White House press secretary Sean Spicer continued Monday to defend President Trump’s claims that Trump's predecessor ordered surveillance of Trump Tower during the presidential election campaign, even as FBI Director James B. Comey testified to Congress that there is “no information” supporting that claim.
“We are still at the beginning phase of a look as to what kind of surveillance took place and why,” Spicer told reporters at his daily briefing at the White House.
Asked whether Trump is prepared to withdraw his accusation against Obama and apologize, Spicer said he is not because congressional hearings on the issue will continue.
“This is one in a series of hearings that will be happening,” Spicer said, referring to Monday’s public hearing by the House Intelligence Committee.
Spicer argued that Trump critics have focused too narrowly on the president’s use of the term “wiretapping” when he first leveled his explosive charge against former president Barack Obama on Twitter more than two weeks ago.
“I think there’s continuing to be a very, very literal interpretation of his tweet, which is whether or not there was wiretapping,” Spicer said. “The president understands that you don’t literally wiretap people the same way you did in the ’70s and ’80s with wires and things in the top of the phone.”
Asked whether Trump maintains confidence in Comey, Spicer said: “There’s no reason to believe he doesn’t at this time.”
Spicer also sought to downplay testimony by Comey that there is an ongoing counterintelligence investigation into the Russian government’s efforts to interfere in the 2016 election and that the probe extends to the nature of any links between Trump campaign associates and the Russian government.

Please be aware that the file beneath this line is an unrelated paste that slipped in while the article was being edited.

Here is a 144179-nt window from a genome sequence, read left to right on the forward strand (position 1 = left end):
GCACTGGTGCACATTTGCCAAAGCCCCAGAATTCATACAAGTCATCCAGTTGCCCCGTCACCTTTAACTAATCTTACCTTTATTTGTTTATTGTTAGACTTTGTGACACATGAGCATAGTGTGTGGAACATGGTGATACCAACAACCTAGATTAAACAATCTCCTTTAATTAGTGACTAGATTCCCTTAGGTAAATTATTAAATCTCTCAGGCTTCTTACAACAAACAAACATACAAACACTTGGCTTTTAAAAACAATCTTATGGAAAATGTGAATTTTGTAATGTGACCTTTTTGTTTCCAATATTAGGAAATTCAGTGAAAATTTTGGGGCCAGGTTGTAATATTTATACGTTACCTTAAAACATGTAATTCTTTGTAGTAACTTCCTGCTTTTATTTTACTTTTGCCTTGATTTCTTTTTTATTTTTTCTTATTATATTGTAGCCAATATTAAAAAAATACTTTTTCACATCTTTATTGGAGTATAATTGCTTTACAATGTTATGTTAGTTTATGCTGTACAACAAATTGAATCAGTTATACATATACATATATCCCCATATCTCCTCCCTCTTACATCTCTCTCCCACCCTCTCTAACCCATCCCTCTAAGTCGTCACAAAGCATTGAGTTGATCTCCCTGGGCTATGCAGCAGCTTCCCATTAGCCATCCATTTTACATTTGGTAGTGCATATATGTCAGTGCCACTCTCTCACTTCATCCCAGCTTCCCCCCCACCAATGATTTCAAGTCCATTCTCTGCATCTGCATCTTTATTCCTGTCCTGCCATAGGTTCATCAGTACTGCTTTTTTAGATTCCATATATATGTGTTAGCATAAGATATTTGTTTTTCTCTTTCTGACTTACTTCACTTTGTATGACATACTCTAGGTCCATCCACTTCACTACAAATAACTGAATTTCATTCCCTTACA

Spicer stressed that an ongoing investigation into possible collusion between Russians and the Trump campaign doesn’t mean that there was any. And he said that several people who have been briefed by the FBI have publicly said they’ve seen no evidence of collusion.
“Investigating it and having proof of it are two different things,” Spicer said. “I think it’s fine to look into it, but at the end of the day they’re going to come to the same conclusion that everybody else has had.”
Spicer said that he thought the hearing had raised several important questions related to how the identities of people captured on monitored phone calls, including former Trump national security adviser Michael Flynn, had been made public.
In the month before Trump took office, Flynn discussed the subject of sanctions with the Russian ambassador, Sergey Kislyak, on a call that was subject to court-approved monitoring of Kislyak. The Post later reported on Flynn’s participation in the call.
“Who was behind that unmasking?” Spicer asked Monday. “Why are certain people being unmasked and having their identities known?”